- The Washington Times - Wednesday, February 18, 2009

A forceful Attorney General Eric Holder on Wednesday called the United States “a nation of cowards” when it comes to race and vowed the Justice Department would assume a greater role in fighting racism and other discrimination.

“Though this nation has proudly thought of itself as an ethnic melting pot, in things racial we have always been and continue to be, in too many ways, essentially a nation of cowards,” Mr. Holder said.

“Though race-related issues continue to occupy a significant portion of our political discussion, and though there remain many unresolved racial issues in this nation, we, average Americans, simply do not talk enough with each other about race.”

Text of Mr. Holder’s speech

The bold remarks from the nation’s first black attorney general were made to Justice Department employees during an event commemorating Black History Month.

Mr. Holder said the Justice Department bears special responsibility in addressing racial ills and referenced President Lincoln’s Gettysburg Address to describe the department’s mission.

“Through its work and through its example this Department of Justice, as long as I am here, must — and will — lead the nation to the “new birth of freedom” so long ago promised by our greatest president,” he said. “This is our duty and our solemn obligation.”

Mr. Holder told reporters after the event that he will help put his words into action by revitalizing the department’s Civil Rights Division. “It’s a division that has not gotten the attention it deserves, the resources it deserves, and people have not been given a sense of mission,” he said. “I am bound and determined to make that section the vital place that it always has been.”

Mr. Holder said that despite high-profile gains among blacks in the recent elections, there are many hurdles yet to clear.

“The fact that we have an African-American attorney general, an African-American president, I think, is extremely significant, but it is not an indication that all of the problems that we have confronted as a nation over the years are now resolved,” Mr. Holder told reporters.

“I think we have an obligation to continue the fight of all the people who I mentioned in my speech to really kind of ultimately get this nation to the place where I think it can and should be,” he said.

During his speech, Mr. Holder said that while the workplace is quite integrated, American life is not.

“On Saturdays and Sundays America in the year 2009 does not, in some ways, differ significantly from the country that existed some fifty years ago,” he said. “This is truly sad. Given all that we as a nation went through during the civil rights struggle it is hard for me to accept that the result of those efforts was to create an America that is more prosperous, more positively race conscious and yet is voluntarily socially segregated.”

Mr. Holder urged frank discussion about race, including potentially “awkward” subjects. He said that “the conversation that we now engage in as a nation on this and other racial subjects is too often simplistic and left to those on the extremes who are not hesitant to use these issues to advance nothing more than their own, narrow self interest.”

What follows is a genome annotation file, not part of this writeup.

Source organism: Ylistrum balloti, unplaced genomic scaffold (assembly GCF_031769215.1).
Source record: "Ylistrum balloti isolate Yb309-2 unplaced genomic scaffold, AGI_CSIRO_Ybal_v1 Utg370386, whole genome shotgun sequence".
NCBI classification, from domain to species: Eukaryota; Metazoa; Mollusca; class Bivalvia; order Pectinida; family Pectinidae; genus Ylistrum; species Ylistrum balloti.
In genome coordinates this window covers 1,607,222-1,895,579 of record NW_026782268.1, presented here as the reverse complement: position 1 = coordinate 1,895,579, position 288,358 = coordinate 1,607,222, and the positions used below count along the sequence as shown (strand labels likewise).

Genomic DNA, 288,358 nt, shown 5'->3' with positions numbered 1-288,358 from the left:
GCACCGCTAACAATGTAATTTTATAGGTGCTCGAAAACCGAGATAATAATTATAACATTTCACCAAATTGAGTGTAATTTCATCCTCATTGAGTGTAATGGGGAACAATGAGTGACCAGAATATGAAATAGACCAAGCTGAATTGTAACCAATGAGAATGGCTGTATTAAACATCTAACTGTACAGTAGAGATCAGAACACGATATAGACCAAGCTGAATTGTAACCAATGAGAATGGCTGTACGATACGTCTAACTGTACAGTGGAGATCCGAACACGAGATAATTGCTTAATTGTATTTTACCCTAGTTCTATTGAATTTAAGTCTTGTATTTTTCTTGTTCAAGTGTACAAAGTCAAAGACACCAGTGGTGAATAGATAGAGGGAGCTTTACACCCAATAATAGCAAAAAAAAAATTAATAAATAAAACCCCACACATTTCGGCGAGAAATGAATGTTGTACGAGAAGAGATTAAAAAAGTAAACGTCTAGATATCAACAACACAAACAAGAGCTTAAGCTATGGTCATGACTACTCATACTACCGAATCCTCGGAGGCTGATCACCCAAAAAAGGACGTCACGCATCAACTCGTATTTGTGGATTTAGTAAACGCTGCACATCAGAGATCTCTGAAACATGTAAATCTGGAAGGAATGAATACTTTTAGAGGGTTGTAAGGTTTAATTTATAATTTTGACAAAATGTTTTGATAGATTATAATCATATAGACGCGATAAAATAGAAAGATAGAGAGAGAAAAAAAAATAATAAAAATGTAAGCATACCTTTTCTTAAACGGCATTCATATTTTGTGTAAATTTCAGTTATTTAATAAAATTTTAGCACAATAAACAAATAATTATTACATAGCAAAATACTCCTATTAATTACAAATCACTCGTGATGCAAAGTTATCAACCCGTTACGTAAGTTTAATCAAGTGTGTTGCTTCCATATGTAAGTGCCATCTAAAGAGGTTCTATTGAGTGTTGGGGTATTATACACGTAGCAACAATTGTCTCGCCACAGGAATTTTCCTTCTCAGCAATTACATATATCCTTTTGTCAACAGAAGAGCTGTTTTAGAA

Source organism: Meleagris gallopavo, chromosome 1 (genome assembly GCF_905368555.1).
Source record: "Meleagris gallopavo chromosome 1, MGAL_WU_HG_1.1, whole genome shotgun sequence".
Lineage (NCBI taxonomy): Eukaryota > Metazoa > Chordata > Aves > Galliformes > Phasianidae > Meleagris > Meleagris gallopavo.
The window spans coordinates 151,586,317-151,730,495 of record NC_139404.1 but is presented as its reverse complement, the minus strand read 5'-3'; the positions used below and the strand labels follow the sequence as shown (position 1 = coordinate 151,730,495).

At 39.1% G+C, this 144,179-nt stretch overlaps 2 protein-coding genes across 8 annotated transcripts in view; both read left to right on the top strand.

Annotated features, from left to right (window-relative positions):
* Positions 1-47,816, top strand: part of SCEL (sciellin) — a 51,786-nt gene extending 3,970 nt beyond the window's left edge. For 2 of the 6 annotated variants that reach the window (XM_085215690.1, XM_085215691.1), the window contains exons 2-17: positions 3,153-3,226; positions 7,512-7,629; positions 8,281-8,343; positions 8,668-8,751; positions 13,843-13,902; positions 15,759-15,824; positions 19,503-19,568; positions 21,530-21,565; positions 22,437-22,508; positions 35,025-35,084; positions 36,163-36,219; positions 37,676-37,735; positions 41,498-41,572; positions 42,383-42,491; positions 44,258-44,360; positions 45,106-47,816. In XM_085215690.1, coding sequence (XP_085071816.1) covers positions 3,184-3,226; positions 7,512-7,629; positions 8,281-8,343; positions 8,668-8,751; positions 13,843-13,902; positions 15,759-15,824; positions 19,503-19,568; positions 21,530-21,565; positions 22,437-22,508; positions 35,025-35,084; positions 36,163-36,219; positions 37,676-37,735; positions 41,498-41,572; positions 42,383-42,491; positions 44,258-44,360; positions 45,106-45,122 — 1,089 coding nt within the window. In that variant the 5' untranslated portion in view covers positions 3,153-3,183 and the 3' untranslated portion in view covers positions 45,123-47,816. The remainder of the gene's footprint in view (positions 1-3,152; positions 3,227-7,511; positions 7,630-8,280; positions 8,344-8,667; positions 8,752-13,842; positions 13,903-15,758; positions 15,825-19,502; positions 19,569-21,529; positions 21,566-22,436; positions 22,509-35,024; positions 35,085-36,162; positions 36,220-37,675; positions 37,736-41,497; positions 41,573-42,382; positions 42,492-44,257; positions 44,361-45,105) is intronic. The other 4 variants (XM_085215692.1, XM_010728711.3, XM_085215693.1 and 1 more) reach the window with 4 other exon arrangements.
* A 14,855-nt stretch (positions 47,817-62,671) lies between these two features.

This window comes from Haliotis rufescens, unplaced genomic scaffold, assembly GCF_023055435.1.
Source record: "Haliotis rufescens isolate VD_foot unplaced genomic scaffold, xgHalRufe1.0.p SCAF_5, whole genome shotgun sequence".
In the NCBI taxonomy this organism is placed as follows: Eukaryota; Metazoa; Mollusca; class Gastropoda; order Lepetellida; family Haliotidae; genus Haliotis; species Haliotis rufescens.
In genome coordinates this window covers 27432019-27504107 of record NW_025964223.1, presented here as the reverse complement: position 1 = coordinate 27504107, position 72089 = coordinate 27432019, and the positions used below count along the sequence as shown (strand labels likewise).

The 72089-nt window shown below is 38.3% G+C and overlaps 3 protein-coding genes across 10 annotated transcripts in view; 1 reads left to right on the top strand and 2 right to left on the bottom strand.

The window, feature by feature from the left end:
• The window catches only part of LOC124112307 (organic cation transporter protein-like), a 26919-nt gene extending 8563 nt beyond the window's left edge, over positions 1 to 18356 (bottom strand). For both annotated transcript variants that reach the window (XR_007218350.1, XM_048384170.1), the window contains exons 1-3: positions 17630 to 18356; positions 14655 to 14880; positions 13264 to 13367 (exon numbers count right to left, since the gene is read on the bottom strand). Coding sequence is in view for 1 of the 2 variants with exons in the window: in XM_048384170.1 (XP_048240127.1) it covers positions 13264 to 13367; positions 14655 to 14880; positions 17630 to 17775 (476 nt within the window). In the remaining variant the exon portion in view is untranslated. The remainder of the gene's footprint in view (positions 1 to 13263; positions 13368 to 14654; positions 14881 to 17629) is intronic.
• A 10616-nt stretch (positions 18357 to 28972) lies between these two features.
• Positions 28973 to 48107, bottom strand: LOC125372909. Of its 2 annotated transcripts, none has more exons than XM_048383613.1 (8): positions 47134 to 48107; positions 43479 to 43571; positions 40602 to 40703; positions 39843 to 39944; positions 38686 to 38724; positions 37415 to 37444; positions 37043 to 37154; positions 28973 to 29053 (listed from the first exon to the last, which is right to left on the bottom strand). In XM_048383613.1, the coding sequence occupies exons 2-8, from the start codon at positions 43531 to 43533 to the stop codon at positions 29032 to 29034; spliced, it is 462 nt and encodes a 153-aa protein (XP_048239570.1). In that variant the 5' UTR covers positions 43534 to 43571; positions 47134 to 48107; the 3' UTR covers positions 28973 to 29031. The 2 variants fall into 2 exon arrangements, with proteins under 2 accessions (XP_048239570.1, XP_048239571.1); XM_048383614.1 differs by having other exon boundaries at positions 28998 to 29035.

“If we allow this attitude to persist in the face of the most significant demographic changes that this nation has ever confronted — and remember, there will be no majority race in America in about fifty years — the coming diversity that could be such a powerful, positive force will, instead, become a reason for stagnation and polarization,” he said.

“We cannot allow this to happen, and one way to prevent such an unwelcome outcome is to engage one another more routinely — and to do so now.”

During the brief news conference, Mr. Holder also announced he will travel next week to the detention facility at Guantanamo Bay, Cuba, which President Obama has ordered within a year.

“We need to have our feet on the ground to really see what is going on down at the facility, to see how people are being detained, to talk to people down there about interrogation techniques that are being used,” Mr. Holder said.

“I think this will be an important first step as we try to resolve the issues that the president has put before me as the chairman of those review committees.”

An appellate court ruling Wednesday illustrates just how complicated it will be to figure out what to do with the 245 detainees who remain at the prison.

The U.S. Court of Appeals for the District of Columbia Circuit overturned a lower court order that a group of 17 Chinese Muslims, known as Uighurs, be released into the United States. The 17 Uighurs have been at Guantanamo since 2002 but were ordered released after a judge ruled in October there was no evidence indicating they were a threat and, as a result, the U.S. does not have authority to detain them.

The appellate court ruled that the lower court didn’t have the authority to order the Uighurs released into the United States. For now, the Uighurs remain at Guantanamo, as it remains uncertain where they can be safely released. They cannot be returned to China because they may face serious repercussions.

Copyright © 2019 The Washington Times, LLC. Click here for reprint permission.

The Washington Times Comment Policy

The Washington Times welcomes your comments on Spot.im, our third-party provider. Please read our Comment Policy before commenting.


Click to Read More and View Comments

Click to Hide